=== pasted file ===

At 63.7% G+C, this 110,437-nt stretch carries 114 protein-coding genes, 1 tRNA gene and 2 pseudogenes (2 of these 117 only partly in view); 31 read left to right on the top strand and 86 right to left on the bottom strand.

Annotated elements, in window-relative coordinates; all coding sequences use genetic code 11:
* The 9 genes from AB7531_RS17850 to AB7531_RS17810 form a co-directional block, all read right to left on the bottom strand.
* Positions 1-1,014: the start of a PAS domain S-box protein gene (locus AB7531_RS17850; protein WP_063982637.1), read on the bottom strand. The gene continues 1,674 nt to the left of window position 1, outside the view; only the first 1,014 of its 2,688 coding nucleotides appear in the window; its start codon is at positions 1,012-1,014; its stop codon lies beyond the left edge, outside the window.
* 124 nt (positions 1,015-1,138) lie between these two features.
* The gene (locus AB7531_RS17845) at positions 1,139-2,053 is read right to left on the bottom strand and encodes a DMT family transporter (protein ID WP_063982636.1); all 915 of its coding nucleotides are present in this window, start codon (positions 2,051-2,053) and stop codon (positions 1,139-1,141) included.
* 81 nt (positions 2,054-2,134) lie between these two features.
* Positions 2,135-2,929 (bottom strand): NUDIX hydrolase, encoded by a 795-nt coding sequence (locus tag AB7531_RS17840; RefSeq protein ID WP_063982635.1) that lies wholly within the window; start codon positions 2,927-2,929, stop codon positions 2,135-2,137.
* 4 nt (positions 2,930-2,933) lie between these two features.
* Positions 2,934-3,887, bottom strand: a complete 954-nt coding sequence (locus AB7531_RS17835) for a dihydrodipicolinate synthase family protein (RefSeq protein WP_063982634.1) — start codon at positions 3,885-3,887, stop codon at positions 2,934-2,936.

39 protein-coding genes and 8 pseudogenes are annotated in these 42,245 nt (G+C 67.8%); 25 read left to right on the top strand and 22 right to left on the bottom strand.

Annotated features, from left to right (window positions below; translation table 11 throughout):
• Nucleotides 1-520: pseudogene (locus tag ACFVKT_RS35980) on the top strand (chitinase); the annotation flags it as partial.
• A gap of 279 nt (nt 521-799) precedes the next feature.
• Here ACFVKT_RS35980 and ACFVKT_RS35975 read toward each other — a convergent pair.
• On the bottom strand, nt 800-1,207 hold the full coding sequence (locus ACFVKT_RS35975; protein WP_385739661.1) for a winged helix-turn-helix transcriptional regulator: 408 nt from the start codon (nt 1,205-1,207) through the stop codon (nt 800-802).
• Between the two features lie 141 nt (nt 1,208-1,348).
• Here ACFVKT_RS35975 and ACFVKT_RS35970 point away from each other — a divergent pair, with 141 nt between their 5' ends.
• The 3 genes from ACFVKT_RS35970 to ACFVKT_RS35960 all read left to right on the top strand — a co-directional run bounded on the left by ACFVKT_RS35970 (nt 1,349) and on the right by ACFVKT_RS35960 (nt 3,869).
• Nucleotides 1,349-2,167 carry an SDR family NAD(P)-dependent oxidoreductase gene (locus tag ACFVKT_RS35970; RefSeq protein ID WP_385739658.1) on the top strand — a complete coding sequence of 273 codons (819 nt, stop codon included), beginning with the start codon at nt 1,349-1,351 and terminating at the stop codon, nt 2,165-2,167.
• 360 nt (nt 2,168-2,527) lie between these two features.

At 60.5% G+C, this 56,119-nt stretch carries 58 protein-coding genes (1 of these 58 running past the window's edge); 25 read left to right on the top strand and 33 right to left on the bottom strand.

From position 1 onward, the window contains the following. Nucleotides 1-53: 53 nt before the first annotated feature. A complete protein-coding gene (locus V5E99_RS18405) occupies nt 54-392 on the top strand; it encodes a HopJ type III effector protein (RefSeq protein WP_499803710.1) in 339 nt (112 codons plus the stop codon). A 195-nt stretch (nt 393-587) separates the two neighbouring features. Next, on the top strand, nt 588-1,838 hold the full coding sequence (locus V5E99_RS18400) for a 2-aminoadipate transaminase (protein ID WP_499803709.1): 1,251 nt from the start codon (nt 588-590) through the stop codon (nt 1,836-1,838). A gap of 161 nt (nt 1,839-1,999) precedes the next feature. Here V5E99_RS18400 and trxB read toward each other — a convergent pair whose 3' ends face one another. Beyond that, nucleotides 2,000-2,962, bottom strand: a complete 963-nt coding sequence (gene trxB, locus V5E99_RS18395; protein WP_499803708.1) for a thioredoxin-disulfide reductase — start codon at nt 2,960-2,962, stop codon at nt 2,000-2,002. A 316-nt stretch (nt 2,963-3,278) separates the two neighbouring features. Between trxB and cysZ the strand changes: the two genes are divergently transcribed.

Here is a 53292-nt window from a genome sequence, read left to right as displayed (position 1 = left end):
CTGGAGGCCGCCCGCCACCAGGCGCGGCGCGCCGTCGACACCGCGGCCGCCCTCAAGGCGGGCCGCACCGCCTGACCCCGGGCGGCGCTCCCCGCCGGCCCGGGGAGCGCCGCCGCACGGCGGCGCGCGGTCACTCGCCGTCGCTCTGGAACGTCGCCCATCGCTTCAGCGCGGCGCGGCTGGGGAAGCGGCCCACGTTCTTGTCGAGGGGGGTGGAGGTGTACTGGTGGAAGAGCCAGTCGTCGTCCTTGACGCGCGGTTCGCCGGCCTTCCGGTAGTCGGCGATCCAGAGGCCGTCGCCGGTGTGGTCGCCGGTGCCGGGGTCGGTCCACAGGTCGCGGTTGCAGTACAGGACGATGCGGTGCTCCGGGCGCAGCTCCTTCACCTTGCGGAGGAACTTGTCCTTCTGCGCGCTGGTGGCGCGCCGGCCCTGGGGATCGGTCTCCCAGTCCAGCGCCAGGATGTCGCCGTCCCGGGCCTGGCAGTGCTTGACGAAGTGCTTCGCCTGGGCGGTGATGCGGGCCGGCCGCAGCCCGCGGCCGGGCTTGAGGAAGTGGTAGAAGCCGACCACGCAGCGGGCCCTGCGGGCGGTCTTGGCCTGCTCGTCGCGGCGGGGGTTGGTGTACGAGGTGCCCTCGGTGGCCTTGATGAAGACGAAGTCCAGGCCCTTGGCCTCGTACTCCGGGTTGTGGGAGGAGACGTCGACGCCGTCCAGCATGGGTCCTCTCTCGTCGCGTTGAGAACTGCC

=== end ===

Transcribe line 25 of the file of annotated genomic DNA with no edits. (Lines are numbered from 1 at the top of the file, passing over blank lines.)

CTGGAGGCCGCCCGCCACCAGGCGCGGCGCGCCGTCGACACCGCGGCCGCCCTCAAGGCGGGCCGCACCGCCTGACCCCGGGCGGCGCTCCCCGCCGGCCCGGGGAGCGCCGCCGCACGGCGGCGCGCGGTCACTCGCCGTCGCTCTGGAACGTCGCCCATCGCTTCAGCGCGGCGCGGCTGGGGAAGCGGCCCACGTTCTTGTCGAGGGGGGTGGAGGTGTACTGGTGGAAGAGCCAGTCGTCGTCCTTGACGCGCGGTTCGCCGGCCTTCCGGTAGTCGGCGATCCAGAGGCCGTCGCCGGTGTGGTCGCCGGTGCCGGGGTCGGTCCACAGGTCGCGGTTGCAGTACAGGACGATGCGGTGCTCCGGGCGCAGCTCCTTCACCTTGCGGAGGAACTTGTCCTTCTGCGCGCTGGTGGCGCGCCGGCCCTGGGGATCGGTCTCCCAGTCCAGCGCCAGGATGTCGCCGTCCCGGGCCTGGCAGTGCTTGACGAAGTGCTTCGCCTGGGCGGTGATGCGGGCCGGCCGCAGCCCGCGGCCGGGCTTGAGGAAGTGGTAGAAGCCGACCACGCAGCGGGCCCTGCGGGCGGTCTTGGCCTGCTCGTCGCGGCGGGGGTTGGTGTACGAGGTGCCCTCGGTGGCCTTGATGAAGACGAAGTCCAGGCCCTTGGCCTCGTACTCCGGGTTGTGGGAGGAGACGTCGACGCCGTCCAGCATGGGTCCTCTCTCGTCGCGTTGAGAACTGCC